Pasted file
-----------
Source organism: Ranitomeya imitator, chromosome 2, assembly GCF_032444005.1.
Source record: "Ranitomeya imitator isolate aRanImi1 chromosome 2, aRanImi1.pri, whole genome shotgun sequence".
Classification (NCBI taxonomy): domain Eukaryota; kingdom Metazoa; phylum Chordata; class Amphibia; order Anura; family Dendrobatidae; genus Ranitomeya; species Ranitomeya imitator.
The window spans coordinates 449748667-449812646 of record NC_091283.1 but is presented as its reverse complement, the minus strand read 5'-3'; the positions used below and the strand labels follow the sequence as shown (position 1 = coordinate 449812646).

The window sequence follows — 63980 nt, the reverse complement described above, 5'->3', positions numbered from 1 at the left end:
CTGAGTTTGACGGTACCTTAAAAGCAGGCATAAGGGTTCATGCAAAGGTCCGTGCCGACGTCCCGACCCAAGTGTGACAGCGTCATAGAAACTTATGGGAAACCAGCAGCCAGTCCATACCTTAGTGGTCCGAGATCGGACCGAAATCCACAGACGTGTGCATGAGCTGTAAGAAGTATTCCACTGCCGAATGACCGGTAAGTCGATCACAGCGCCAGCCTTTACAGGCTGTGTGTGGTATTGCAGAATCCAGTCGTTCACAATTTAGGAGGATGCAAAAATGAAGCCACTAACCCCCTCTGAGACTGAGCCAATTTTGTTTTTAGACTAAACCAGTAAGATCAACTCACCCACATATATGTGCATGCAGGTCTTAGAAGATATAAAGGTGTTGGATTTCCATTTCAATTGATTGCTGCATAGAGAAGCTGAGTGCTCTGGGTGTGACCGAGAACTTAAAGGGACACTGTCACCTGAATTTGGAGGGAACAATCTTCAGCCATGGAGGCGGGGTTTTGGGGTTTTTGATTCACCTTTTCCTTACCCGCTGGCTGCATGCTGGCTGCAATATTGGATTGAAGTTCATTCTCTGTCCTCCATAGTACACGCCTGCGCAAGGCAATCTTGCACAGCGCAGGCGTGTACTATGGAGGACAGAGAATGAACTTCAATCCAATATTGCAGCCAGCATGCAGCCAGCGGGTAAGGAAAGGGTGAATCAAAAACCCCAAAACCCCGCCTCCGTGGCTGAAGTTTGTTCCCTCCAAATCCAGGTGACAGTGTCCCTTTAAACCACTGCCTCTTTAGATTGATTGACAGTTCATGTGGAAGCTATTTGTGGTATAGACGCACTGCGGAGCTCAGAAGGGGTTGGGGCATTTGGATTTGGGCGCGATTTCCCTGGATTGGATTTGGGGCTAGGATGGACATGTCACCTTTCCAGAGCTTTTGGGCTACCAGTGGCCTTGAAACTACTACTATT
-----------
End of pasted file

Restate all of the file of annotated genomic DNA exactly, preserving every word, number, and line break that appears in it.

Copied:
Source organism: Ranitomeya imitator, chromosome 2, assembly GCF_032444005.1.
Source record: "Ranitomeya imitator isolate aRanImi1 chromosome 2, aRanImi1.pri, whole genome shotgun sequence".
Classification (NCBI taxonomy): domain Eukaryota; kingdom Metazoa; phylum Chordata; class Amphibia; order Anura; family Dendrobatidae; genus Ranitomeya; species Ranitomeya imitator.
The window spans coordinates 449748667-449812646 of record NC_091283.1 but is presented as its reverse complement, the minus strand read 5'-3'; the positions used below and the strand labels follow the sequence as shown (position 1 = coordinate 449812646).

The window sequence follows — 63980 nt, the reverse complement described above, 5'->3', positions numbered from 1 at the left end:
CTGAGTTTGACGGTACCTTAAAAGCAGGCATAAGGGTTCATGCAAAGGTCCGTGCCGACGTCCCGACCCAAGTGTGACAGCGTCATAGAAACTTATGGGAAACCAGCAGCCAGTCCATACCTTAGTGGTCCGAGATCGGACCGAAATCCACAGACGTGTGCATGAGCTGTAAGAAGTATTCCACTGCCGAATGACCGGTAAGTCGATCACAGCGCCAGCCTTTACAGGCTGTGTGTGGTATTGCAGAATCCAGTCGTTCACAATTTAGGAGGATGCAAAAATGAAGCCACTAACCCCCTCTGAGACTGAGCCAATTTTGTTTTTAGACTAAACCAGTAAGATCAACTCACCCACATATATGTGCATGCAGGTCTTAGAAGATATAAAGGTGTTGGATTTCCATTTCAATTGATTGCTGCATAGAGAAGCTGAGTGCTCTGGGTGTGACCGAGAACTTAAAGGGACACTGTCACCTGAATTTGGAGGGAACAATCTTCAGCCATGGAGGCGGGGTTTTGGGGTTTTTGATTCACCTTTTCCTTACCCGCTGGCTGCATGCTGGCTGCAATATTGGATTGAAGTTCATTCTCTGTCCTCCATAGTACACGCCTGCGCAAGGCAATCTTGCACAGCGCAGGCGTGTACTATGGAGGACAGAGAATGAACTTCAATCCAATATTGCAGCCAGCATGCAGCCAGCGGGTAAGGAAAGGGTGAATCAAAAACCCCAAAACCCCGCCTCCGTGGCTGAAGTTTGTTCCCTCCAAATCCAGGTGACAGTGTCCCTTTAAACCACTGCCTCTTTAGATTGATTGACAGTTCATGTGGAAGCTATTTGTGGTATAGACGCACTGCGGAGCTCAGAAGGGGTTGGGGCATTTGGATTTGGGCGCGATTTCCCTGGATTGGATTTGGGGCTAGGATGGACATGTCACCTTTCCAGAGCTTTTGGGCTACCAGTGGCCTTGAAACTACTACTATT